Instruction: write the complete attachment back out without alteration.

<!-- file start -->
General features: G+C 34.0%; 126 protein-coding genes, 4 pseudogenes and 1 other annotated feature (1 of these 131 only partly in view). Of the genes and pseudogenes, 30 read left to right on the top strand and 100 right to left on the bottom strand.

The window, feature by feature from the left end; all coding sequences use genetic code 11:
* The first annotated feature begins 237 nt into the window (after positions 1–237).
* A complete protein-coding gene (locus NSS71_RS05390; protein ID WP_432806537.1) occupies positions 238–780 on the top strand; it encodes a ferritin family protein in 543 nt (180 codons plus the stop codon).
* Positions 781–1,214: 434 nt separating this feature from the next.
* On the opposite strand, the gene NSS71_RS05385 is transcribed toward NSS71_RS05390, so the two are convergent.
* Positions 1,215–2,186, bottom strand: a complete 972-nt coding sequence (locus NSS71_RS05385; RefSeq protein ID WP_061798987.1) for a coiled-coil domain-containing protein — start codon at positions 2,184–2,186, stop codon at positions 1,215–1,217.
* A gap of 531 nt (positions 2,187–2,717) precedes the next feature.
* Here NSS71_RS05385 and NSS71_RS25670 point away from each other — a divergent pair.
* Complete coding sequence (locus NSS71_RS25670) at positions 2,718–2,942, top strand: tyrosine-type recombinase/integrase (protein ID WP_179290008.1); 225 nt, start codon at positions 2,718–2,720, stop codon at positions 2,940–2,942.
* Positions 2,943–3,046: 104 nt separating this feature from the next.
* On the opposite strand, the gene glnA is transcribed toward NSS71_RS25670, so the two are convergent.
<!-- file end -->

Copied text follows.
General features: G+C 34.0%; 126 protein-coding genes, 4 pseudogenes and 1 other annotated feature (1 of these 131 only partly in view). Of the genes and pseudogenes, 30 read left to right on the top strand and 100 right to left on the bottom strand.

The window, feature by feature from the left end; all coding sequences use genetic code 11:
* The first annotated feature begins 237 nt into the window (after positions 1–237).
* A complete protein-coding gene (locus NSS71_RS05390; protein ID WP_432806537.1) occupies positions 238–780 on the top strand; it encodes a ferritin family protein in 543 nt (180 codons plus the stop codon).
* Positions 781–1,214: 434 nt separating this feature from the next.
* On the opposite strand, the gene NSS71_RS05385 is transcribed toward NSS71_RS05390, so the two are convergent.
* Positions 1,215–2,186, bottom strand: a complete 972-nt coding sequence (locus NSS71_RS05385; RefSeq protein ID WP_061798987.1) for a coiled-coil domain-containing protein — start codon at positions 2,184–2,186, stop codon at positions 1,215–1,217.
* A gap of 531 nt (positions 2,187–2,717) precedes the next feature.
* Here NSS71_RS05385 and NSS71_RS25670 point away from each other — a divergent pair.
* Complete coding sequence (locus NSS71_RS25670) at positions 2,718–2,942, top strand: tyrosine-type recombinase/integrase (protein ID WP_179290008.1); 225 nt, start codon at positions 2,718–2,720, stop codon at positions 2,940–2,942.
* Positions 2,943–3,046: 104 nt separating this feature from the next.
* On the opposite strand, the gene glnA is transcribed toward NSS71_RS25670, so the two are convergent.